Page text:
So far as forestry is concerned, I am afraid that the battle of forestry versus agriculture has probably only just started, and if we extend and step up the programme of forestry planting too quickly the battle will become much worse. The answer may well be that agriculture should be made more profitable, so that there will be less desire to plant some of the arable ground with trees. However. timber prices are now only about half what they were in 1948. Furthermore, transport costs are always rising. Until recently we were sending timber to the mines in the South of Scotland—we have now given it up—and one-third of what we received for the timber we had to spend in transporting it. The hauliers have just had a 5 per cent. increase on their costs, so that the proportion they receive will now be rather more than one-third.

As regards cases where grants or loans are given by the Board to a tenant, I hope that on Committee stage we shall have it written into the Bill, as it is in Crofting Acts, that landlords shall be notified.

I was pleased that my noble friend referred to the question of inspectors wandering about. It is important that these inspectors should see the owner or the occupier, before they walk about the grounds. At the moment, livestock inspectors can come whenever they like and look at the cattle. I have had them wandering about looking for my cattle. If only they would come to us first, we could show them where the cattle were, and much valuable time would be saved. But they will not even telephone to say, "We are coming out this afternoon". They always walk in and start poking around by themselves. I am sure that this is not necessary, and it is in order to avoid that sort of thing happening that I should like to see an Amendment made to the Bill.

So far as landowners, who have been so reviled in the North, are concerned, I would point out that in recent years they have poured an enormous amount of money into the Highland areas. Indeed, the Secretary of State has sold some property because so much money was being lost on it, and though it is outwith the crofting counties the Glasgow Corporation, even recently, sold a considerable amount because it was such an uneconomic investment. The trouble with the Bill is that good landlords and bad seem to be treated alike, and even if an owner looks after his property well it appears that the Board may have equal powers to deal with him as they would with a bad landlord. The attack here appears to be concentrated on the few of us who live in the North of Scotland, whether our stewardship has been good or bad. I believe that it is just as good as anywhere else in the country. If one travels through the country one sees large areas of waste ground. Even just outside London there is a good deal of waste ground—even more than one can find in the North of Scotland.

The Secretary of State referred to the unspoilt landscape of the Highlands. Is it not a fact that this has been preserved by the landlords? They have been responsible for keeping the country in this order. In this respect I should like to mention the tourist facilities which were previously mentioned, in regard to hotels. The Crofters' Commission came to the Inverness County Council the other day with a most awful shack which they wanted crofters to put up—a sort of chalet. I hope that this will not he allowed, and that if any accommodation is to be put up for tourists it will be good accommodation.

My Lords, the landlords have been "kicked around" in the North rather like footballs, yet they are expected to be public benefactors. One Member in another place—I think he was a Liberal Member—mentioned that a landlord would not allow a local teacher a site for his garage. If it is the case I have in mind—and I think I am not mistaken—the teacher had stirred up endless trouble, had reviled the landlord and kept up a quite unwarranted attack upon him, and then was surprised that he was refused a site for a garage. Mr. Willis in the other place stated that private enterprise does not have to take social considerations into account. I feel this is hardly worth mentioning. Of course, every landowner has to take social considerations into account, probably more so than the State.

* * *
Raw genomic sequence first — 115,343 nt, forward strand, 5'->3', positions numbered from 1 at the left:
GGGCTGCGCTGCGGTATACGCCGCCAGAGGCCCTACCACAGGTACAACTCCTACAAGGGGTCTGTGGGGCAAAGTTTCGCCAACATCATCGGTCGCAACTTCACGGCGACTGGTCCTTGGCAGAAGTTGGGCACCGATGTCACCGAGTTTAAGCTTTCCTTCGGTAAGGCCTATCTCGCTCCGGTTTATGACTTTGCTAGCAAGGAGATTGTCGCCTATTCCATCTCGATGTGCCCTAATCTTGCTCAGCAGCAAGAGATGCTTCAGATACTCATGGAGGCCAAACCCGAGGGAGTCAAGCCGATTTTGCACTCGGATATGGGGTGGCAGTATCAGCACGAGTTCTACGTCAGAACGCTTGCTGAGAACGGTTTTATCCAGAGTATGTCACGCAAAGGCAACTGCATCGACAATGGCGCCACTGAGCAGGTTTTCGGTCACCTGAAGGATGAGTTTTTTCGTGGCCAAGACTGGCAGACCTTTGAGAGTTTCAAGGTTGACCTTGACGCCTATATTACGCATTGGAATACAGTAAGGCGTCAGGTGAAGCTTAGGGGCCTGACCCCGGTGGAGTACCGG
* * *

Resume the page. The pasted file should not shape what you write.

So far as tourism is concerned, this has for a number of years been considered the great god, the salvation of the Highlands. It is a useful thing and a useful industry, but it must be put into its correct perspective. This is a parasitic industry. But do not let me be taken wrong; there are good parasites and bad parasites, but one bad parasite can do a great deal of harm, whereas a good, healthy host can support a large number of harmless parasites, though even with a healthy host there is a limit to the number of good parasites that can be supported. The fact remains that there must be a good, healthy host, and the proper conditions must exist for the host to be in this condition. This means that unless the Highlands are kept financially sound and there are reasonable safeguards, the tourist industry cannot exist.

I would mention indiscriminate camping, which occurs all over Scotland, and there are no means by which the landlord can shift someone fouling his property at the roadside. We are told what a financial benefit tourism is to the Highlands, worth £100 per head of population, or £20 million. I think this is perhaps not quite accurate, but it comes forward as part of the excellent publicity from the Tourist Board; and their publicity is good. Let us take, for example, one of the main commodities, petrol. A gallon costs, say, 5s.—there can be variations, plus or minus. But 4s. 6d. of this will go out of the area altogether—to the petrol companies, in royalties, tax and so on. Only sixpence or thereabouts remains for wages, depreciation, profit and the like. Only one-tenth will remain in the area. Against this there is no mention of the expense the tourist causes, the considerable amount spent by local authorities. During the season we suffer congestion on the inadequate roads, delay on the telephones, which get overloaded; there is expenditure on firewatching, disturb ance of stock, litter and the like. This industry must be kept in the right perspective.